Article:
SFP scopes offer several advantages that make them a popular choice among shooters. They are cheaper and more widely available than FFP scopes, and they are easier to use and provide a more consistent shooting experience. While they may not be the best choice for snipers or others who need extreme accuracy at long distances, they are a great choice for most shooters who want a quality rifle scope at an affordable price.

Disadvantages of Second Focal Plane Scopes

Second Focal Plane (SFP) scopes have some disadvantages compared to First Focal Plane (FFP) scopes. One of the disadvantages is that the reticle does not change size as the magnification changes.

This means that the reticle is only accurate at one magnification level, usually the highest. As a result, the shooter needs to adjust the reticle for each magnification level, which can be time-consuming and can cause errors.

Another disadvantage of SFP scopes is that the reticle can become too small at low magnification levels, making it difficult to see. This can be a problem when shooting in low light conditions or when shooting at small targets. In addition, the reticle can become too thick at high magnification levels, obscuring the target and making it difficult to aim accurately.

SFP scopes also have a limited range of magnification compared to FFP scopes. This is because the reticle is only accurate at one magnification level, so the shooter needs to choose a magnification level that is close to the target distance.

This can be a problem when shooting at targets at different distances or when shooting at moving targets.

Another disadvantage of SFP scopes is that they can be more difficult to use than FFP scopes. This is because the shooter needs to adjust the reticle for each magnification level, which can be time-consuming and can cause errors. In addition, the shooter needs to be aware of the limitations of the SFP reticle and adjust the magnification level accordingly.

Second Focal Plane scopes have some disadvantages compared to First Focal Plane scopes. The reticle does not change size as the magnification changes, the reticle can become too small or too thick at different magnification levels, and the range of magnification is limited. SFP scopes can also be more difficult to use than FFP scopes.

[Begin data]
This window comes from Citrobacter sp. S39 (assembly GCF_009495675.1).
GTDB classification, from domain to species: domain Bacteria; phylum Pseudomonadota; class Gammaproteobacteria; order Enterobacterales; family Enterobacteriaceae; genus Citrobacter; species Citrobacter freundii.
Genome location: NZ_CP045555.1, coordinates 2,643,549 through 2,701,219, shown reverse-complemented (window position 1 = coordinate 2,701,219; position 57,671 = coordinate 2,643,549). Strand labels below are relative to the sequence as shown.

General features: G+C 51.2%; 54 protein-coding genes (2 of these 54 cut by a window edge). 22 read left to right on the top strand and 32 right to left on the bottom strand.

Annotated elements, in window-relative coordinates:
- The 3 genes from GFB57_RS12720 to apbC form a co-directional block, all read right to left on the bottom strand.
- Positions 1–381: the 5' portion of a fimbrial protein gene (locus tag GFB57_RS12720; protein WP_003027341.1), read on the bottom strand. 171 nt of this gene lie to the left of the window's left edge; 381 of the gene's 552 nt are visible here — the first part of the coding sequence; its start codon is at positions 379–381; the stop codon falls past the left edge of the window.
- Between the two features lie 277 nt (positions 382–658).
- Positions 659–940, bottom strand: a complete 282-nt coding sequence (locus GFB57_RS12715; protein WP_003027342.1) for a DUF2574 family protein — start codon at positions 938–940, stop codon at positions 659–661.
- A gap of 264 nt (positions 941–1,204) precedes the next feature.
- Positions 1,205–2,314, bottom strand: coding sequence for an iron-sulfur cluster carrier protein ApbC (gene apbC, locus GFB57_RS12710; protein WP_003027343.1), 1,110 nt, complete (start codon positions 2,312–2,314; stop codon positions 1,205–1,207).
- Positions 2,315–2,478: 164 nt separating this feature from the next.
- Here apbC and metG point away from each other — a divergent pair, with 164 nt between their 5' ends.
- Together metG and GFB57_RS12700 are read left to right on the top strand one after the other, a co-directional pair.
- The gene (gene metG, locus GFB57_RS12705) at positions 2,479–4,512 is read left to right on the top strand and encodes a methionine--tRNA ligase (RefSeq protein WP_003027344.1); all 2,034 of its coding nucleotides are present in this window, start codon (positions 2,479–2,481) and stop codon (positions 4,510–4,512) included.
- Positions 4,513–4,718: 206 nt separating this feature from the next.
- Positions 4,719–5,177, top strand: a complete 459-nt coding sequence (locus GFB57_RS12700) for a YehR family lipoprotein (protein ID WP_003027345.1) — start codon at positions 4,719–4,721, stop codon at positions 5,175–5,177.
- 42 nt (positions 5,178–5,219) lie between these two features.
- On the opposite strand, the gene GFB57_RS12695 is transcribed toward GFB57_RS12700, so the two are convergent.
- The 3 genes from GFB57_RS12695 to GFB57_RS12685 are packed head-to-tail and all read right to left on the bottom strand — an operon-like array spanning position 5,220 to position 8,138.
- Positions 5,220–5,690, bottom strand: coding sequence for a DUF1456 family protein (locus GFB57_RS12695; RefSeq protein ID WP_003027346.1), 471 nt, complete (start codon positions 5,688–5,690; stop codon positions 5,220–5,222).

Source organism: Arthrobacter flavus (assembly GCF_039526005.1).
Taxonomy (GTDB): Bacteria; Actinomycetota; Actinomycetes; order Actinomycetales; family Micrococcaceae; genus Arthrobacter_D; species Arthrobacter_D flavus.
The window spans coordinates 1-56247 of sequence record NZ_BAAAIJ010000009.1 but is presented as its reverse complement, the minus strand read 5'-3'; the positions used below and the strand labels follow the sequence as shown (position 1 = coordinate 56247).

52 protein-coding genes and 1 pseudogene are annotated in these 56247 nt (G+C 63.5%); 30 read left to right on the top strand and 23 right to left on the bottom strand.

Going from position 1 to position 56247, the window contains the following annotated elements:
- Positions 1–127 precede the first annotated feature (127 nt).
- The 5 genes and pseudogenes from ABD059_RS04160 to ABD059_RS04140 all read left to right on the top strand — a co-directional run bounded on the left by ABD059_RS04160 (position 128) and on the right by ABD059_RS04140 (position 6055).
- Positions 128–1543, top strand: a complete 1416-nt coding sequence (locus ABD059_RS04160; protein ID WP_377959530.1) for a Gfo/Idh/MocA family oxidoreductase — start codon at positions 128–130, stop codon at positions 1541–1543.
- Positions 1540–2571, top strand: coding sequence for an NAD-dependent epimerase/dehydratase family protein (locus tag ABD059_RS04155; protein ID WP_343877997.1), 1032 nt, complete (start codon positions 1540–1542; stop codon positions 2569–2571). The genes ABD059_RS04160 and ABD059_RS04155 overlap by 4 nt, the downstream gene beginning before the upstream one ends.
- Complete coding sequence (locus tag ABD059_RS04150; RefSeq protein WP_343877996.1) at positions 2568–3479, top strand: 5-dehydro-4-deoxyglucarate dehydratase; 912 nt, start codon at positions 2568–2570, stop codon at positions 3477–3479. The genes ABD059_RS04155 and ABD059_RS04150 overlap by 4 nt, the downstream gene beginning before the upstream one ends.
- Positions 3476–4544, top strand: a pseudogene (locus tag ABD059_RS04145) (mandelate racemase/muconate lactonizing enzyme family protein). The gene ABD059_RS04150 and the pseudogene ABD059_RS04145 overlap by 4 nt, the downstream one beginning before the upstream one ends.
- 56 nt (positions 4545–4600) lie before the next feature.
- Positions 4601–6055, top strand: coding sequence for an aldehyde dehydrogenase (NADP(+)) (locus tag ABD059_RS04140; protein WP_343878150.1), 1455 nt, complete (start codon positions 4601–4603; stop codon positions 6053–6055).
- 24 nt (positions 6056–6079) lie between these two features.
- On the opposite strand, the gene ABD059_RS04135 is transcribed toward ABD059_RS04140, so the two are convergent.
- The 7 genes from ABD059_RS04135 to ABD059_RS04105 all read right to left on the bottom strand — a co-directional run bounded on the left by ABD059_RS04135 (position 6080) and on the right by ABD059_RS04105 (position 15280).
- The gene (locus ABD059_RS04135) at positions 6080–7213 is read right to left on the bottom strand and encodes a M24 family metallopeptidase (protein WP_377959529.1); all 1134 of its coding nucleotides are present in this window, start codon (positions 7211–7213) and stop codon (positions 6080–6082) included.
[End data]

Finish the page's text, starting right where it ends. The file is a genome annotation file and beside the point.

Choosing Between First and Second Focal Plane Scopes

When it comes to choosing between first and second focal plane scopes, there are several factors to consider. First, it’s important to understand the difference between the two. In a first focal plane scope, the reticle size changes as the magnification is adjusted, while in a second focal plane scope, the reticle size remains the same regardless of the magnification.

One advantage of a first focal plane scope is that it allows for greater precision at long distances. This is because the reticle size changes in proportion to the target as the magnification is adjusted, allowing for more accurate holdovers and range estimations. This can be particularly useful for long-range shooting and hunting.

On the other hand, a second focal plane scope may be a better choice for those who prioritize speed and ease of use. Since the reticle size remains the same, it can be easier to acquire targets quickly and make rapid adjustments without having to worry about changes in reticle size.

Another factor to consider is the type of shooting you’ll be doing. For example, if you’ll be shooting at extreme distances or in low light conditions, a first focal plane scope may be the better choice.

However, if you’ll be shooting at closer ranges or in bright daylight, a second focal plane scope may be more appropriate.

It’s also important to consider the specific features of the scope you’re considering. For example, some scopes may have a BDC reticle that is optimized for use with a specific caliber or bullet weight. Others may have a mil-dot reticle that allows for more precise range estimation.